Doctor of Philosophy (Ph.D.)
Degree Granting Department
Childhood Education and Literacy Studies
James King, Ed.D.
Jenifer Schneider, Ph.D.
Patricia Jones, Ph.D.
Marc Santos, Ph.D.
hermeneutics, heteroglossia, reading, text complexity, text structure, writing
Within the genre of young adult literature, a growing trend is the use of epistolary messages through electronic methods between characters. These messages are set apart from the formal text of the narrative of the novel creating a break in the text features and layout of the page. Epistolary texts require a more sophisticated reading method and level of interpretation because the epistolary style blends multiple voices and points of view into the plot, creating complicated narration. The reader must navigate the narrator’s path in order to extract meaning from the text. In this hermeneutic study, I examined the text structures of three young adult novels that contained epistolary excerpts. I used ethnographic content analysis (Altheide 1987) to isolate, analyze, and then contextualize the different epistolary moments within the narrative of the novel. The study was guided by two research questions: 1. What types of text structures and features did authors of selected young adult literature with epistolary interruptions published since 2008 use across the body of the published work? 2. How did the authors of selected young adult literature situate the different text structures of interruption into the flow of the narrative? What happened after the interruption? I used a coding system that I developed from a case study of the novel Falling for Hamlet by Michelle Ray (2011). Through my analysis I found that the authors used specific verbs to announce an interruption. The interruptions, though few in number, require readers to consider context of the message for event, setting, speaker, purpose and tone as it relates within the message itself and the arc of the plot. In addition, following the interruptions, the reader must decide how to incorporate the epistolary interruption into the narrative as adding to the conflict, adding detail, ending a scene, or simply returning to the narrative. . Therefore, the interruptions in epistolary young adult novels incorporated the text or literacy practices of young adults. Such incorporation reflects the changes in literacy practices in the early 21st century that may render novels of this style a challenge to readers in creating meaning. The study further incorporates Bakhtin’s theory of heteroglossia (1980) that a novel does not contain a single language but a plurality of languages within a single langue and Dresang’s Theory of Radical Change (1999) of connectivity, interactivity, and access. Texts of this nature offer teachers of reading opportunities to guide students through text features to synthesize information in fiction and non-fiction texts.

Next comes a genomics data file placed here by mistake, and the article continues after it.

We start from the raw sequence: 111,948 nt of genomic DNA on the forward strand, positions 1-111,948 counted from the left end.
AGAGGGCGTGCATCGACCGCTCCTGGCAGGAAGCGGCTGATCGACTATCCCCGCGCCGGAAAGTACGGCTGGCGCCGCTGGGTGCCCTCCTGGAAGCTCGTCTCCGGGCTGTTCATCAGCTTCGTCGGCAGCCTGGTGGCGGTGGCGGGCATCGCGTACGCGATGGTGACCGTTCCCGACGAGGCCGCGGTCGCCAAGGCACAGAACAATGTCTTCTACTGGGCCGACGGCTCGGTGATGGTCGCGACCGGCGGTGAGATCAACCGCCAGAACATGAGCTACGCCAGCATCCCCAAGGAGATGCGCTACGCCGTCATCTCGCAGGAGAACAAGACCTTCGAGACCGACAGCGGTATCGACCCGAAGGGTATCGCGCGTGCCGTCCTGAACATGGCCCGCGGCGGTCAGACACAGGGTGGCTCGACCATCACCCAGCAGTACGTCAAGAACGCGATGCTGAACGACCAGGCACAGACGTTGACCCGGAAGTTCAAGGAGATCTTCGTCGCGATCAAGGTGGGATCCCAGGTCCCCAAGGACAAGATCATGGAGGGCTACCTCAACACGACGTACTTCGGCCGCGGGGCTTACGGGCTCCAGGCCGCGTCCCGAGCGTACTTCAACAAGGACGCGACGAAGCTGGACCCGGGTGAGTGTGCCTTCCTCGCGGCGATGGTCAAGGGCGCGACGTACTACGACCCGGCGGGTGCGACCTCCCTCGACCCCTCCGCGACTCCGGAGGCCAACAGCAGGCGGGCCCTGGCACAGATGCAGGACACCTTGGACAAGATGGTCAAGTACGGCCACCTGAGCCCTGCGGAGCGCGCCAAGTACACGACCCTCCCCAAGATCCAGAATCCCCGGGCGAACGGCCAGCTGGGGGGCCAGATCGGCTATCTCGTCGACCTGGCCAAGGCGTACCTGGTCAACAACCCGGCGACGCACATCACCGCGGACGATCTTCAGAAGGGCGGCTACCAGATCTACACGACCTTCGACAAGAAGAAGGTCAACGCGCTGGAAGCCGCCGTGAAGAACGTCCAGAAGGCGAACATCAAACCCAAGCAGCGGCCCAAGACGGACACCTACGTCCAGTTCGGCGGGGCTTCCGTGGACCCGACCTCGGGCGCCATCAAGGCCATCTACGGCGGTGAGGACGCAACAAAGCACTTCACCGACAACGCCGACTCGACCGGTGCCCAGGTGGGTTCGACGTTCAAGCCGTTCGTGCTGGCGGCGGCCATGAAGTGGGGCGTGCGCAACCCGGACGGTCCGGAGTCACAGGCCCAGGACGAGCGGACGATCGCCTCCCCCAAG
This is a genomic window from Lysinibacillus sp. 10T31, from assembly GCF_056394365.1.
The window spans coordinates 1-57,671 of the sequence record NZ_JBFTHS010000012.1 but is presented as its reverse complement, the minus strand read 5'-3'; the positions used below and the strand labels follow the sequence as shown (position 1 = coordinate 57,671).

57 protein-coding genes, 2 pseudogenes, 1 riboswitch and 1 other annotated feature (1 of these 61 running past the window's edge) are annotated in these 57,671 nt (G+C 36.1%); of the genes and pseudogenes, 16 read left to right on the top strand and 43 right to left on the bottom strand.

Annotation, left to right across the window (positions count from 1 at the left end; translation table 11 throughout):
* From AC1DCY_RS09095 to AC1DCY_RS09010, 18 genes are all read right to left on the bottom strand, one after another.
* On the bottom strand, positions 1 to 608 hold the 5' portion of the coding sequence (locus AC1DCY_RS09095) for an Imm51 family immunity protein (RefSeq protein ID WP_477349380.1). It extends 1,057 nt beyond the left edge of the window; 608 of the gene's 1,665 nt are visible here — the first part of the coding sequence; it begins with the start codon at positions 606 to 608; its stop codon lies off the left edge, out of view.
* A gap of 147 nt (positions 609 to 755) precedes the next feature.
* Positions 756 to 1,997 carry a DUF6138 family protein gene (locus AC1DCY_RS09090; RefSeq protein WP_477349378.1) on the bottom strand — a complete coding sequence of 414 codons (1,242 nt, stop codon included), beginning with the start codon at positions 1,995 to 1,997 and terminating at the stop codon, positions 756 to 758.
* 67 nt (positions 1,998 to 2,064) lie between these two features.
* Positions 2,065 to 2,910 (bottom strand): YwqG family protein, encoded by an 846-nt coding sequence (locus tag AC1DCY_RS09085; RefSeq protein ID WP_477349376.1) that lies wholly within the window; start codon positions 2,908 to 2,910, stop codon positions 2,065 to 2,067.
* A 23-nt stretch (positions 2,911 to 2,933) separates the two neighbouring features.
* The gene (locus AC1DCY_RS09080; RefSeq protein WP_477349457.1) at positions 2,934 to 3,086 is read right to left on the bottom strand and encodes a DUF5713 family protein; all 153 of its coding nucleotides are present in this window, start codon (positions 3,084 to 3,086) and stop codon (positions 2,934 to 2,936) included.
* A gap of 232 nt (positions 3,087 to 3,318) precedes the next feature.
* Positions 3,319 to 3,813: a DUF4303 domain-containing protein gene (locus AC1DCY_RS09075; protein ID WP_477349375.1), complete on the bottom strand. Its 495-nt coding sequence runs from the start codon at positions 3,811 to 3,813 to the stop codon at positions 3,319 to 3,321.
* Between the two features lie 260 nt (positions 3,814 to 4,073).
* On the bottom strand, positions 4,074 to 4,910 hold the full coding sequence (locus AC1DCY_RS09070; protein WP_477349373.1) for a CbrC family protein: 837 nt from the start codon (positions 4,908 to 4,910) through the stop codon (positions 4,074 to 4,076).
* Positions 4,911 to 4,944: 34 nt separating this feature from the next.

Scholar Commons Citation
Herzhauser, Betty J., "The Role of the Interruption in Young Adult Epistolary Novels" (2015). USF Tampa Graduate Theses and Dissertations.